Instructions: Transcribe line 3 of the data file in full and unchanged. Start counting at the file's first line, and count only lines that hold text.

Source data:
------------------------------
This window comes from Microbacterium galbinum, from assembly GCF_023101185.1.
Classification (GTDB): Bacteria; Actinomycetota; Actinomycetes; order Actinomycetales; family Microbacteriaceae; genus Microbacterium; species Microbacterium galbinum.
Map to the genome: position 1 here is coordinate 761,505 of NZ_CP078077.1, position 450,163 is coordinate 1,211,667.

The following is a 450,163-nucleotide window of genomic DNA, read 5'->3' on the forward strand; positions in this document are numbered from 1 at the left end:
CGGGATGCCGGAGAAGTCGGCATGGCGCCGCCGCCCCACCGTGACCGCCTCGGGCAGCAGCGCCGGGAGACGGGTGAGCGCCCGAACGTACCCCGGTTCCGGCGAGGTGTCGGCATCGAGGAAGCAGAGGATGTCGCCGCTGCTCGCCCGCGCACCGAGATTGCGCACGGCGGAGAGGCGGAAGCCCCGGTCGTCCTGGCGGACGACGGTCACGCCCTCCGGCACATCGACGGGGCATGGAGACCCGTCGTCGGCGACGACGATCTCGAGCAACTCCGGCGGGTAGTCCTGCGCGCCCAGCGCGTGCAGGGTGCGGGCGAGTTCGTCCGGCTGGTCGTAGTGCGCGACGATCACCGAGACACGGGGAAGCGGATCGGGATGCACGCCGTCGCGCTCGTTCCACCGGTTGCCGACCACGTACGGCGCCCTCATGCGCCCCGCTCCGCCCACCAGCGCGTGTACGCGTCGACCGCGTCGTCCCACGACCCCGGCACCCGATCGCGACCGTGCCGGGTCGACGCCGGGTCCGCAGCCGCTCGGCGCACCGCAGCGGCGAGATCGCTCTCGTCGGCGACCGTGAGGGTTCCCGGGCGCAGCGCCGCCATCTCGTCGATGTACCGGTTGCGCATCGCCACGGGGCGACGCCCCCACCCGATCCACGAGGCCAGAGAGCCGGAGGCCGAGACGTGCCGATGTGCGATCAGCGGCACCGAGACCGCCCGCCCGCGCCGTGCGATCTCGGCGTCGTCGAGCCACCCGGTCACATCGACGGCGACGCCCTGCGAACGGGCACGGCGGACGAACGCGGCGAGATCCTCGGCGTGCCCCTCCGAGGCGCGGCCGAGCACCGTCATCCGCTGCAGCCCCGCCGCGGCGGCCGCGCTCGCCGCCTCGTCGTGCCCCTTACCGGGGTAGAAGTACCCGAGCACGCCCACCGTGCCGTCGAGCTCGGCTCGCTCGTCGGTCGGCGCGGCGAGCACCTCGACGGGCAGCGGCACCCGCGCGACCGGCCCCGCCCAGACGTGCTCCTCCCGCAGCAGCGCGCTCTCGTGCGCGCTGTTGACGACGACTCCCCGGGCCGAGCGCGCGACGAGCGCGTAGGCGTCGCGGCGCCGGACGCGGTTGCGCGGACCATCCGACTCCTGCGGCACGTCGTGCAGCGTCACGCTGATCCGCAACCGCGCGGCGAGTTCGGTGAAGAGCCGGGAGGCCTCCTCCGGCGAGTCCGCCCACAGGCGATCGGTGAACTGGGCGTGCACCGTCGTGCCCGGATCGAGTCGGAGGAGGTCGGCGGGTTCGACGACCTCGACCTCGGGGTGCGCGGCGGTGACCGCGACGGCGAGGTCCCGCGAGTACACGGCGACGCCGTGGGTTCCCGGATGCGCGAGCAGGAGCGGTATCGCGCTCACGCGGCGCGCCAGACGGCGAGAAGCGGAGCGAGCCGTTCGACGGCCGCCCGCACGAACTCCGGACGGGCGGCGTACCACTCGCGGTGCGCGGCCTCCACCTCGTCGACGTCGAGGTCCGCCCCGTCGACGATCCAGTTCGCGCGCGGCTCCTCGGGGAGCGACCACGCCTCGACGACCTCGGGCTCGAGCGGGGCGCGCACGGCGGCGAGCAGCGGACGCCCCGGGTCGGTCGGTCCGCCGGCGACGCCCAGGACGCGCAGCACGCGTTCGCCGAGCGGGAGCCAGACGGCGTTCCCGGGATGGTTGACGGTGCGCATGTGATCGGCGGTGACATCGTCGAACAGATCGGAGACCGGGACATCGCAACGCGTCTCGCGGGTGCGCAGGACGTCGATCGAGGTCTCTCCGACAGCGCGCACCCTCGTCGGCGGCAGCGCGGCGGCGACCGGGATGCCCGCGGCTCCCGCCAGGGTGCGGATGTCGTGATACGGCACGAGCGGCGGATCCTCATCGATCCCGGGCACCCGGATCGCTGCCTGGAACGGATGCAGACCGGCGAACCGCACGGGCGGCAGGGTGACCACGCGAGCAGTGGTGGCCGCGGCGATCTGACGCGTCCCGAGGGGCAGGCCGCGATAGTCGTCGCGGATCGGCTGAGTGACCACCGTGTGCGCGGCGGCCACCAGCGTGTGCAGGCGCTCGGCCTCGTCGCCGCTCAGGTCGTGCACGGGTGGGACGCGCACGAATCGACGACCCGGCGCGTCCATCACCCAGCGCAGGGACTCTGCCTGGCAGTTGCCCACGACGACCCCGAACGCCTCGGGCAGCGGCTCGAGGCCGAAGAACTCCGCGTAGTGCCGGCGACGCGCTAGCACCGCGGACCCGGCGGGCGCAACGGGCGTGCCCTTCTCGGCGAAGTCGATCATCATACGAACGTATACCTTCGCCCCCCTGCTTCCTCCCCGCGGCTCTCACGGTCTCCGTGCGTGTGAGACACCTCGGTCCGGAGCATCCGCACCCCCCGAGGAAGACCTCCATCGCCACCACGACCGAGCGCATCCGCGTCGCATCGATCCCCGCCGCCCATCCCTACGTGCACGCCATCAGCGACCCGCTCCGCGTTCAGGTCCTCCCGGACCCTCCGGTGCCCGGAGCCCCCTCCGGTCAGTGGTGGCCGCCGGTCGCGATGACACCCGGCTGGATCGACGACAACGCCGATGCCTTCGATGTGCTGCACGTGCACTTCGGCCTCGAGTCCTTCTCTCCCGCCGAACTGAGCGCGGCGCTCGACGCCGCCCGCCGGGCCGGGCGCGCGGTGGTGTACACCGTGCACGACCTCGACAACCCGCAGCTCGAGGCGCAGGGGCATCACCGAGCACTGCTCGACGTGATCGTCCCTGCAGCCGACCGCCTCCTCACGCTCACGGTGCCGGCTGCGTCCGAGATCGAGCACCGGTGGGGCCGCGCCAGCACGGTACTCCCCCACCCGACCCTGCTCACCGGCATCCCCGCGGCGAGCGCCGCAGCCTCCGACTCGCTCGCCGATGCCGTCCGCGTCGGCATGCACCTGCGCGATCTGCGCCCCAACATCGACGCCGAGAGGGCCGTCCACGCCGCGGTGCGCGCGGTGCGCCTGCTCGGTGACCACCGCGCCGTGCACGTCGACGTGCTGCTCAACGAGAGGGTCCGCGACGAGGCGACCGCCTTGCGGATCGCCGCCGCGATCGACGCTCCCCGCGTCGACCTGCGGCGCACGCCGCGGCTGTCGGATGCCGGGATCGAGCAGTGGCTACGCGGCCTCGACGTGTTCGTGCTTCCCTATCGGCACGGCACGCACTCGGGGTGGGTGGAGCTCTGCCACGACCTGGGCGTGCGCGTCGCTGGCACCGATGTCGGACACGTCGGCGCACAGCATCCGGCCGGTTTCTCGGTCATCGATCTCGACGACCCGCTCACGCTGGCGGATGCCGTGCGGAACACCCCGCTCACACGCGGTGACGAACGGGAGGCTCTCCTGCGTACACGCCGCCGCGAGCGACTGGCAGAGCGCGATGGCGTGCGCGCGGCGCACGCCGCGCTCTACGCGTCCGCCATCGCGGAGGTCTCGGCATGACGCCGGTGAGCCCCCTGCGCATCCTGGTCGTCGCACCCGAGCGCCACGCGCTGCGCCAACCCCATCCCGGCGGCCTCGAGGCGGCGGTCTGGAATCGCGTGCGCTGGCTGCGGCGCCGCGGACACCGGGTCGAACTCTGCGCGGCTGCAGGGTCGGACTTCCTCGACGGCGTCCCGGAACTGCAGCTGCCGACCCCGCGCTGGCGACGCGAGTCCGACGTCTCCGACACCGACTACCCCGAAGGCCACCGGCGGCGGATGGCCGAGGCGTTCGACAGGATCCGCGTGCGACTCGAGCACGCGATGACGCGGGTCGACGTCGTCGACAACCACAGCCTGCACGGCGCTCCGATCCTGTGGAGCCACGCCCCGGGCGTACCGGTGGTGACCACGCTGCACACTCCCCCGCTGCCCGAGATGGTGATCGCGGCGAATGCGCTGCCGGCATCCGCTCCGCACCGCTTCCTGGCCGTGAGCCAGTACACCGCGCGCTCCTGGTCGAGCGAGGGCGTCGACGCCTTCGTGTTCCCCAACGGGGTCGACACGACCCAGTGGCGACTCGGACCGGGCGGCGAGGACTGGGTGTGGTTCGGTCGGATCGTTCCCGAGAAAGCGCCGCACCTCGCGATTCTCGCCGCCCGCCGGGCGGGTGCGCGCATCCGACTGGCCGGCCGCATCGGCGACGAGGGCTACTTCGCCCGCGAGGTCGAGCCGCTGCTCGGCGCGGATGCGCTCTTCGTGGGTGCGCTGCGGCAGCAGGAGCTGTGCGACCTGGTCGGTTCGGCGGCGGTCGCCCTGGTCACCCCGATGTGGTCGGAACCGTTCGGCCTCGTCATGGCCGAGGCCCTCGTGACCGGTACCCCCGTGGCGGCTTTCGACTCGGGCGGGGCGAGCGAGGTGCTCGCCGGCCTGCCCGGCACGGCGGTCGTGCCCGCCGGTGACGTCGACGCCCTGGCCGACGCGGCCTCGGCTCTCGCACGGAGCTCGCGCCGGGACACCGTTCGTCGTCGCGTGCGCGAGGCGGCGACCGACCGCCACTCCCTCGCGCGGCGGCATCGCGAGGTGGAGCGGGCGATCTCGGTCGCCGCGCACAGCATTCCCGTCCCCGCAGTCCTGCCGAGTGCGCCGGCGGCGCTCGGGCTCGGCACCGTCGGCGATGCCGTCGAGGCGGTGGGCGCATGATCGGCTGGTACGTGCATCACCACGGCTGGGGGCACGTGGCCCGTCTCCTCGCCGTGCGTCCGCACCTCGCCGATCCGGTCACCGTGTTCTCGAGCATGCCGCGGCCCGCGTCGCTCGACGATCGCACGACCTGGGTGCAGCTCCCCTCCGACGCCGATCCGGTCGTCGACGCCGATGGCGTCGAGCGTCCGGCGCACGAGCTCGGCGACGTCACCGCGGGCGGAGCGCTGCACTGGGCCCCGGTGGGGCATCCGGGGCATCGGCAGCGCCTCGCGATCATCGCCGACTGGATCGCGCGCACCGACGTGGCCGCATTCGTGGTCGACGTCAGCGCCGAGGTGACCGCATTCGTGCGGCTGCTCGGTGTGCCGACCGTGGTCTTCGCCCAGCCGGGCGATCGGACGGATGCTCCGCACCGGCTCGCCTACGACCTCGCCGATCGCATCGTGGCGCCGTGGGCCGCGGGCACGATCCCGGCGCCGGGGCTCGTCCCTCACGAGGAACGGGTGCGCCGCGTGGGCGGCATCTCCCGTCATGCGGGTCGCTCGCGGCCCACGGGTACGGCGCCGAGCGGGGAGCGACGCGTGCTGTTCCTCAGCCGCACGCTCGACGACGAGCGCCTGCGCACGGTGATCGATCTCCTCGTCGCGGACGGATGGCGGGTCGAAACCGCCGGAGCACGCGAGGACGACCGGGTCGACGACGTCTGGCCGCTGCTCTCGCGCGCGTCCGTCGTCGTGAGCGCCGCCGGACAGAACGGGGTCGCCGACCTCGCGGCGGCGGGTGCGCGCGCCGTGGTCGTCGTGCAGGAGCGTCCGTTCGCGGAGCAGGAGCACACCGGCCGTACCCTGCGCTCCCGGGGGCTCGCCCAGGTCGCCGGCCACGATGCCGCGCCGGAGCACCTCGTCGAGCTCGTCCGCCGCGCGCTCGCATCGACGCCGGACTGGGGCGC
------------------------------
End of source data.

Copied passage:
Map to the genome: position 1 here is coordinate 761,505 of NZ_CP078077.1, position 450,163 is coordinate 1,211,667.